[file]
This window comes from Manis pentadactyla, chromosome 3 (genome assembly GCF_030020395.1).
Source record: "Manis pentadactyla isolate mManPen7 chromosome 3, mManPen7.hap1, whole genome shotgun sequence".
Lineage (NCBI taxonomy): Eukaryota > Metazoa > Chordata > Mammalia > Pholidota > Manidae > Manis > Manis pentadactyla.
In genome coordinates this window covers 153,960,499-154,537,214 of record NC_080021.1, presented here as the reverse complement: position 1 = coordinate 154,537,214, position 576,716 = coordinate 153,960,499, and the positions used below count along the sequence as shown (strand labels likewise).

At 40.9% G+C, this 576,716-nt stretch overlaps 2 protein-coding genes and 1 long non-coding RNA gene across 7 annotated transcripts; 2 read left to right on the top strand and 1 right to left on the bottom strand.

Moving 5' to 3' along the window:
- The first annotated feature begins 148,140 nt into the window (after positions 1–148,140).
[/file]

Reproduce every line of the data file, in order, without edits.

This window comes from Manis pentadactyla, chromosome 3 (genome assembly GCF_030020395.1).
Source record: "Manis pentadactyla isolate mManPen7 chromosome 3, mManPen7.hap1, whole genome shotgun sequence".
Lineage (NCBI taxonomy): Eukaryota > Metazoa > Chordata > Mammalia > Pholidota > Manidae > Manis > Manis pentadactyla.
In genome coordinates this window covers 153,960,499-154,537,214 of record NC_080021.1, presented here as the reverse complement: position 1 = coordinate 154,537,214, position 576,716 = coordinate 153,960,499, and the positions used below count along the sequence as shown (strand labels likewise).

At 40.9% G+C, this 576,716-nt stretch overlaps 2 protein-coding genes and 1 long non-coding RNA gene across 7 annotated transcripts; 2 read left to right on the top strand and 1 right to left on the bottom strand.

Moving 5' to 3' along the window:
- The first annotated feature begins 148,140 nt into the window (after positions 1–148,140).